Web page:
You asked, we answered: Introducing Ask twig+fish

I have had the pleasure of being mentored by some of the finest UX professionals over the past 25 years. I love that so many of them have become family to me. “Pay it forward” has always been a big philosophy of life that my parents shared with me and my siblings. Over my 16-year tenure at Bentley University, I have enjoyed the great fortune of numerous fabulous students coming through my class and the Human Factors and Information Design Program. I even get to work with a fine product of that program on many fun projects, and am so glad our paths crossed (Zarla!). There have always been some students who stay in touch – and ask questions that challenge my viewpoints on research, our field, and my philosophies in general. Sharing information has been one of the best by-products of being a Bentley faculty member.

Just recently, I had a Bentley Alum write me on an interesting quandary he had found himself in – and started his email to me wishing there was a “Dear Meena” column. A “Dear Meena” column? I had to smile, but then, on Zarla’s push – I decided “um, sure.” I am happy to share whatever I can – but be careful – you might not like the response!

Given that my illustrious colleague Zarla has many fine answers to tough questions too, and sometimes much more eloquently presented than mine, we decided on a “Dear twig+fish” column.

So – here it is!

Here are the rules.

This is a sounding board.

This is not legal advice. We will never know every detail about you, your communication style, your knowledge base, your work place, your domain, your colleagues, your counterparts. And, you all know how twig+fish have opinions. We don’t expect you to conduct yourselves in the exact same manner we do. And that can make a difference to the outcome!

Let’s make this a conversation. Perhaps we can throw in how we might approach a situation when it comes to research, or handling a client that doesn’t see value. Or, what resources we tap into when we ourselves are unsure of a situation. We are always facing something new, and sometimes, it does help to just get a thumbs up or sideways on your proposed approach to handling that something.

What is fair game?

Well, really – anything. I have had students and professionals talk to me about research, client relationships, career paths, work-life balance, new ideas, electronic devices and their kids, and recipes for new food or mixed drinks. All of the above apply! Why not!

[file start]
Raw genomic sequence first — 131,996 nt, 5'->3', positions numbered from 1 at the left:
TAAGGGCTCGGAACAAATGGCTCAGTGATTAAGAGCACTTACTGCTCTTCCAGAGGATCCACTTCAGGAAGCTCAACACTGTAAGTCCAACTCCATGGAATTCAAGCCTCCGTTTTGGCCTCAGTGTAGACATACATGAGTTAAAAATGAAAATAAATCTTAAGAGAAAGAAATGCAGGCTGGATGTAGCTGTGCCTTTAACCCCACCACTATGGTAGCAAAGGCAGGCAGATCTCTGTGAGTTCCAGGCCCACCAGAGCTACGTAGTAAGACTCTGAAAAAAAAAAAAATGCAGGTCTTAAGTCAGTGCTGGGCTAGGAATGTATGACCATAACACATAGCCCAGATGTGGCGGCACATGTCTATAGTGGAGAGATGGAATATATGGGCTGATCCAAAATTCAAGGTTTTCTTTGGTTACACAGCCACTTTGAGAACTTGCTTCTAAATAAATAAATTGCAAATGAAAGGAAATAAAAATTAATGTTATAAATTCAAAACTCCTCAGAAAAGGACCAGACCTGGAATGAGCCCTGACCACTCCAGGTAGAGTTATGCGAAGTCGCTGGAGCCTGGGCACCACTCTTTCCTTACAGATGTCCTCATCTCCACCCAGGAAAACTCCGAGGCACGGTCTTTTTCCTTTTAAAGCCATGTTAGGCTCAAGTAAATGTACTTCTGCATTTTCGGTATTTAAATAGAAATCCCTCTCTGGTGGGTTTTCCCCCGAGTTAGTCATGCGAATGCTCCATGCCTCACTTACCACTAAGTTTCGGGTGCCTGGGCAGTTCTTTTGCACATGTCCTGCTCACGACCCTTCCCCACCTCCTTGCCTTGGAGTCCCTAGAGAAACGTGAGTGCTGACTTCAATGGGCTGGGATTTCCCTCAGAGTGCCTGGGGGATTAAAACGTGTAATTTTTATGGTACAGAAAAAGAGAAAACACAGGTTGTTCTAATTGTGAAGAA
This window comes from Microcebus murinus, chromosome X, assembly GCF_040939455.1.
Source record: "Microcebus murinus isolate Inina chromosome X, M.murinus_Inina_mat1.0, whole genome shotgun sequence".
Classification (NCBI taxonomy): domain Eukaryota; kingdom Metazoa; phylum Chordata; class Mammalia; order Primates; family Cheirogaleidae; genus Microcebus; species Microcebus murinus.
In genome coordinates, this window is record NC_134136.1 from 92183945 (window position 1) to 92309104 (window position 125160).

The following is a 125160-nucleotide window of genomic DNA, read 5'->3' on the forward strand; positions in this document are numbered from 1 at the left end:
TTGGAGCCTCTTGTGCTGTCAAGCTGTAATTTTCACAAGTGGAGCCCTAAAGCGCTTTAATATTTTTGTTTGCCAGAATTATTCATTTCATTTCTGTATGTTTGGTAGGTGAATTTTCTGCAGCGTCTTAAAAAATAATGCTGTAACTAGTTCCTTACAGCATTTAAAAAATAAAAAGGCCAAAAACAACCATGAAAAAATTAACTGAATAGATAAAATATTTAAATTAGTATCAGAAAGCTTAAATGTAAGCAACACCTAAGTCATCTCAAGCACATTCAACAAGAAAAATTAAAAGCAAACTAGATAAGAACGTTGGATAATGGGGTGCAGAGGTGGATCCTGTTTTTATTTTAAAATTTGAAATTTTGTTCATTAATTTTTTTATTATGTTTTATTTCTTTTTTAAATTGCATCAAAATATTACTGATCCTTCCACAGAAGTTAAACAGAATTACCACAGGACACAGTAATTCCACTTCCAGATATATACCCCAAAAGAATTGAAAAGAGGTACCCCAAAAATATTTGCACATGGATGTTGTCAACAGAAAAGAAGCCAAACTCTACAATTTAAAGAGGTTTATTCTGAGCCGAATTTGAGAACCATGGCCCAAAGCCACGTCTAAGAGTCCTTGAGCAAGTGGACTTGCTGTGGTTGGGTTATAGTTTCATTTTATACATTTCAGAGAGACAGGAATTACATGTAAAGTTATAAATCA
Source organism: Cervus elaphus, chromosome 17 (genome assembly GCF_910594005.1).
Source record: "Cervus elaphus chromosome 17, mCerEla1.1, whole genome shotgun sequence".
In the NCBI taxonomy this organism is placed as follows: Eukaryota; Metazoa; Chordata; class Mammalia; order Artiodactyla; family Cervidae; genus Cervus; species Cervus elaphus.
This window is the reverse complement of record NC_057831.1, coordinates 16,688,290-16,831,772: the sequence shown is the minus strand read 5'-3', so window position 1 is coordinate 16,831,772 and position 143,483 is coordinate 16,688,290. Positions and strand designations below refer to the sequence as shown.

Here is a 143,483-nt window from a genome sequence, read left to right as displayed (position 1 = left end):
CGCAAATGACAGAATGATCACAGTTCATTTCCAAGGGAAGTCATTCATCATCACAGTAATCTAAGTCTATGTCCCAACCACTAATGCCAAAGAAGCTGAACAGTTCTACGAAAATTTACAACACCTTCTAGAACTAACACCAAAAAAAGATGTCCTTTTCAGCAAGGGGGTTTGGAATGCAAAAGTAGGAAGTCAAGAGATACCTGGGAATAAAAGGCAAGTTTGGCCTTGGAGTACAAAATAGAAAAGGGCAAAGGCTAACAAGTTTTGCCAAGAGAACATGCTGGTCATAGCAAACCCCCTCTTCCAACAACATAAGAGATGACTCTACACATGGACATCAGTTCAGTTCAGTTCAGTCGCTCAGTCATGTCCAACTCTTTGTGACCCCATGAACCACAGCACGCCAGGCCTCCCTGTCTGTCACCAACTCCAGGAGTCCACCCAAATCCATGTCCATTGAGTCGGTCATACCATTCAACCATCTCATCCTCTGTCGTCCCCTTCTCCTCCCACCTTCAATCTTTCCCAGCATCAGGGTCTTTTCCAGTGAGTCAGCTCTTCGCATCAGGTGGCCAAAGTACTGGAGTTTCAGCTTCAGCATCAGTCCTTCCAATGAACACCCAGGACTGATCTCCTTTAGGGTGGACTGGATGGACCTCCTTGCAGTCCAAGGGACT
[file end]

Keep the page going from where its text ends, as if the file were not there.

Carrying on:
And lastly – everyone remains anonymous. Just to be fair to respecting people, and their individual situations. Respect first, always. If you want to send us your questions on Twitter, then just keep in mind it will not be so anonymous (@meena_ko #asktwigandfish).

So – let me start with the first question that kicked this off, and we shall see where it goes!

 

ASKING PARTICIPANTS TO SPECULATE.

“My coworker likes to ask participants how they think a particular friend might like a product, and what their friend’s first reaction to a product might be. She says it's a good way to find out what they *really* think but are too polite to say. I've always heard that asking participants what they might like in the future is not reliable, and that asking about second hand reports of what they think OTHER PEOPLE might feel does not generate very reliable or valid data.

So, is there a value to the question I am missing here?

Sincerely,

Confused in C(place)”

RESPONSE FROM TWIG+FISH.

Dear Confused,

I don’t use this approach for a few reasons. Let's paint the scenario. You ask A if A's friend B likes a product. Does A know enough about B? What assumptions is A casting on B about their behavior? What part of B has A studied to truly understand their motivations in liking/disliking something? At the root - we are not there to get A's perceptions on other people. A can report on A's realities, and possibly (possibly) - at some point can cast some generalizations on other people's behaviors. But that is it. We also have no evidence from A that B really is what A perceives them to be - as we cannot task A to give us evidence and proof of B's behavior. To me, there is issue in the approach.

Regarding asking participants what they might like in the future being unreliable – I partially disagree with your statement. We cannot directly ask people what they want. That puts the onus on them to design, and really, A is not a designer. But, we can get an understanding of A’s realities, and then see what they tend toward. Is A the kind of person who creates his/her own solutions? Or does A rely on someone else to create them? We can use A’s analogous experiences to study behaviors and see how the past and future work in the analogous situation.  

At the core, though, we want people to report on themselves and provide us evidence of those reports. It is on us as researchers to craft protocols that allow people to easily share details about themselves. Maybe that means we have to work a little harder on crafting our protocols – but it is absolutely possible.

Hope this helps – and perhaps, I’ll see another question come this way shortly!

Sante!

 

Have any burning UX or qualitative research questions? Send them to us on our website or tweet them @meena_ko #asktwigandfish. We will happily share responses as we get questions!